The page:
What’s more, these weird prompts hint at something even more fascinating about DALL·E: its ability to perform “zero-shot visual reasoning.”
Zero-Shot Visual Reasoning
Typically, in machine learning, we train models by giving them thousands or millions of examples of tasks we want them to preform and hope they pick up on the pattern.
To train a model that identifies dog breeds, for example, we might show a neural network thousands of pictures of dogs labeled by breed and then test its ability to tag new pictures of dogs. It’s a task with limited scope that seems almost quaint compared to OpenAI’s latest feats.
Zero-shot learning, on the other hand, is the ability of models to perform tasks that they weren’t specifically trained to do. For example, DALL·E was trained to generate images from captions. But with the right text prompt, it can also transform images into sketches:
DALL·E can also render custom text on street signs:
In this way, DALL·E can act almost like a Photoshop filter, even though it wasn’t specifically designed to behave this way.
The model even shows an “understanding” of visual concepts (i.e. “macroscopic” or “cross-section” pictures), places (i.e. “a photo of the food of china”), and time (“a photo of alamo square, san francisco, from a street at night”; “a photo of a phone from the 20s”). For example, here’s what it spit out in response to the prompt “a photo of the food of china”:
In other words, DALL·E can do more than just paint a pretty picture for a caption; it can also, in a sense, answer questions visually.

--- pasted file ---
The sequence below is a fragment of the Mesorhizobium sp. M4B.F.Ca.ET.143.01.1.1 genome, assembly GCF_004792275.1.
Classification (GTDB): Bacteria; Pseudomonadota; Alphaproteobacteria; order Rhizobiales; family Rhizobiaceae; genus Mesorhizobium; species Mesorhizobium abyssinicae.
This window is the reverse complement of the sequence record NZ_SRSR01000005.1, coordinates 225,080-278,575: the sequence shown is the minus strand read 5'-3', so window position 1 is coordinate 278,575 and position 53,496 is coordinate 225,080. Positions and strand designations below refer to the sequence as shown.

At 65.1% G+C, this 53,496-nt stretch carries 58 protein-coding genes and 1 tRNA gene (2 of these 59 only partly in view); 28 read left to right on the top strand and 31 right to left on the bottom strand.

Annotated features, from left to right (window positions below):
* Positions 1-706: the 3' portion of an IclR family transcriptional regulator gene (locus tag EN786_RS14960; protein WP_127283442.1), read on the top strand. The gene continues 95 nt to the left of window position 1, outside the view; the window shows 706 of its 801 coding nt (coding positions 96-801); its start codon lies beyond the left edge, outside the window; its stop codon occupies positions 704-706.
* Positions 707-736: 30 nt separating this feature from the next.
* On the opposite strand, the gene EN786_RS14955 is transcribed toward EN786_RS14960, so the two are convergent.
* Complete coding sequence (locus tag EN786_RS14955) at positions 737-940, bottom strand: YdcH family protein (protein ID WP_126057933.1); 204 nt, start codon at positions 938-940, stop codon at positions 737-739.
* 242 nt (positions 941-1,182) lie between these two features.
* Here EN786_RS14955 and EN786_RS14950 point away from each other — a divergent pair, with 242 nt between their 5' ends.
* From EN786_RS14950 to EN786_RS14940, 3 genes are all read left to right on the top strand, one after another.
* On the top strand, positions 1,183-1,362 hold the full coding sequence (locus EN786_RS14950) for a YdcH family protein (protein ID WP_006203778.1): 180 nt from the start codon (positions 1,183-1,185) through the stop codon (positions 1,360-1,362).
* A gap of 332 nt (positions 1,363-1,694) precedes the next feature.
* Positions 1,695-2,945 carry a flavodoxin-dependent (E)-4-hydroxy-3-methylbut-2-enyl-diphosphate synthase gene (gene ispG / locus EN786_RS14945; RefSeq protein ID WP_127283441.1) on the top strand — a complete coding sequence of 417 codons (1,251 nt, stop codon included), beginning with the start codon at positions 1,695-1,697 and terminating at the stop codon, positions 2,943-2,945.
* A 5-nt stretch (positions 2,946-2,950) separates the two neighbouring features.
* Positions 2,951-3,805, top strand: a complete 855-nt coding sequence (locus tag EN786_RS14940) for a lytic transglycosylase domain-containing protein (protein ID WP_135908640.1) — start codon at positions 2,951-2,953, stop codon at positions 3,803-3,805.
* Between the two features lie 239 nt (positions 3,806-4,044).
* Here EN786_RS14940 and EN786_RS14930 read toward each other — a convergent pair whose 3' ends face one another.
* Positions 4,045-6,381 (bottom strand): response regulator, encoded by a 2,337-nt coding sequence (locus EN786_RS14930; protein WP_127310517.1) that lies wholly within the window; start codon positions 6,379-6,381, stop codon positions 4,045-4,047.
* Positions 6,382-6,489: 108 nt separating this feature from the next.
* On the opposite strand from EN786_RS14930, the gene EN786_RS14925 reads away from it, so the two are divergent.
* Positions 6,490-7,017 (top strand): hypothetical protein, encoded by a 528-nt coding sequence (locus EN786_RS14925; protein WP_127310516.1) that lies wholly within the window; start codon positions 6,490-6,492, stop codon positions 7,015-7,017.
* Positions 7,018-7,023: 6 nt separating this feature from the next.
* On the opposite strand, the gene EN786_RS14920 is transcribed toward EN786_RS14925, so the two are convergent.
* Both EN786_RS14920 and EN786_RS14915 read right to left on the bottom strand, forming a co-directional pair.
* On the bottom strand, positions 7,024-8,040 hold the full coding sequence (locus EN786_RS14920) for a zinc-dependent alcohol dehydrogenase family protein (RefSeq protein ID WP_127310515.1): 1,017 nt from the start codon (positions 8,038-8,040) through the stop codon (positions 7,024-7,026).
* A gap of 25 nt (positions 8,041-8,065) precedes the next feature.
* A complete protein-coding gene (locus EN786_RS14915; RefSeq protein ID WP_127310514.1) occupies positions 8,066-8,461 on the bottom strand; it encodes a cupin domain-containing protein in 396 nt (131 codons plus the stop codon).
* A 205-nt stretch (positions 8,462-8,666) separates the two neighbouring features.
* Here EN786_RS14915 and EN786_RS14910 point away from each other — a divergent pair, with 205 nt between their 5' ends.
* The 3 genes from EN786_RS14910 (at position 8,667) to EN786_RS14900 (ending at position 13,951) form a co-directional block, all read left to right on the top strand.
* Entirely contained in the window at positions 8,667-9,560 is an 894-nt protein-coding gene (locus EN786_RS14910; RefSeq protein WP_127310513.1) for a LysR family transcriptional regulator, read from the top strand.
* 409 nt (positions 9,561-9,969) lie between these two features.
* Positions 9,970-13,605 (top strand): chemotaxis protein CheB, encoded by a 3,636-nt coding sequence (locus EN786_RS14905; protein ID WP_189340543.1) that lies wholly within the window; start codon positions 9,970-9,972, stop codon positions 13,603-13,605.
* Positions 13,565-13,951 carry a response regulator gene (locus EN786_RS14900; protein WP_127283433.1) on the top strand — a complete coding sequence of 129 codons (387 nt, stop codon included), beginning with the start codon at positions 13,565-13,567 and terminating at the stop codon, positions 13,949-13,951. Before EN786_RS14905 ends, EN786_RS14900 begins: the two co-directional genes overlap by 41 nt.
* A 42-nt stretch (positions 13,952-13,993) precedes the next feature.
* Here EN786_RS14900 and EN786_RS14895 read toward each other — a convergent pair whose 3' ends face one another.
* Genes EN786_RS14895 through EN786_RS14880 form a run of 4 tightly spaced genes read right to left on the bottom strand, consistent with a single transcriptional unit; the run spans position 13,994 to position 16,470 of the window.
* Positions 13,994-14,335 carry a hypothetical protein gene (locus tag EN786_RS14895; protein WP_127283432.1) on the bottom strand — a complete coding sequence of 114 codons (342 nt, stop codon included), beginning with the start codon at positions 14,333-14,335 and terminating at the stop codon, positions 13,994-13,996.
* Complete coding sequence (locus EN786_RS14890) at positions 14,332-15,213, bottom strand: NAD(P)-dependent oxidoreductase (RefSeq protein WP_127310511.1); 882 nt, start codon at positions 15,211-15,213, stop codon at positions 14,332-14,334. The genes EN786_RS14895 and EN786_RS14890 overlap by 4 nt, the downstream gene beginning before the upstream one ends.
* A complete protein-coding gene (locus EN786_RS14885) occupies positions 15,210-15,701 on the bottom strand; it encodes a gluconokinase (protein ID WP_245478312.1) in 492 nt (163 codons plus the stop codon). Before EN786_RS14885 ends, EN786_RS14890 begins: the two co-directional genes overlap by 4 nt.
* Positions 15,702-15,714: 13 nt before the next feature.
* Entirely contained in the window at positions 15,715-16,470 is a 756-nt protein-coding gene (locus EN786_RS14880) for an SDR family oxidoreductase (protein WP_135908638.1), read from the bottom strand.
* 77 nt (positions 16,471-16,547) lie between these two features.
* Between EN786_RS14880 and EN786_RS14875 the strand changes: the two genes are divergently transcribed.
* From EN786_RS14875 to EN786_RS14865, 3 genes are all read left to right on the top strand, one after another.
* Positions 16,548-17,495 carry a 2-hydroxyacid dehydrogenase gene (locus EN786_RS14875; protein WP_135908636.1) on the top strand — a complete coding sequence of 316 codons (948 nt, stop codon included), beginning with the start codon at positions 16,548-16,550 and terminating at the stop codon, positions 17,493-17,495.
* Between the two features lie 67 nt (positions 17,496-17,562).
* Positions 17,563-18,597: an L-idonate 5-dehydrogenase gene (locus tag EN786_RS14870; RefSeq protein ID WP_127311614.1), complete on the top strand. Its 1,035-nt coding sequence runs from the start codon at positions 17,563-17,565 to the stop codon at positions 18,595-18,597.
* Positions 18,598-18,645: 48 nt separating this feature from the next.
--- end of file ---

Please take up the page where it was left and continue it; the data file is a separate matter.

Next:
To test DALL·E’s visual reasoning ability, the authors had it take a visual IQ test. In the examples below, the model had to complete the lower right corner of the grid, following the test’s hidden pattern.
“DALL·E is often able to solve matrices that involve continuing simple patterns or basic geometric reasoning,” write the authors, but it did better at some problems than others. When the puzzles’s colors were inverted, DALL·E did worse–“suggesting its capabilities may be brittle in unexpected ways.”
What does it mean?
What strikes me the most about DALL·E is its ability to perform surprisingly well on so many different tasks, ones the authors didn’t even anticipate:
“We find that DALL·E […] is able to perform several kinds of image-to-image translation tasks when prompted in the right way.
We did not anticipate that this capability would emerge, and made no modifications to the neural network or training procedure to encourage it.”
It’s amazing, but not wholly unexpected; DALL·E and GPT-3 are two examples of a greater theme in deep learning: that extraordinarily big neural networks trained on unlabeled internet data (an example of “self-supervised learning”) can be highly versatile, able to do lots of things weren’t specifically designed for.
Of course, don’t mistake this for general intelligence. It’s not hard to trick these types of models into looking pretty dumb. We’ll know more when they’re openly accessible and we can start playing around with them. But that doesn’t mean I can’t be excited in the meantime.
This article was written by Dale Markowitz, an Applied AI Engineer at Google based in Austin, Texas, where she works on applying machine learning to new fields and industries. She also likes solving her own life problems with AI, and talks about it on YouTube.
Published January 10, 2021 — 11:00 UTC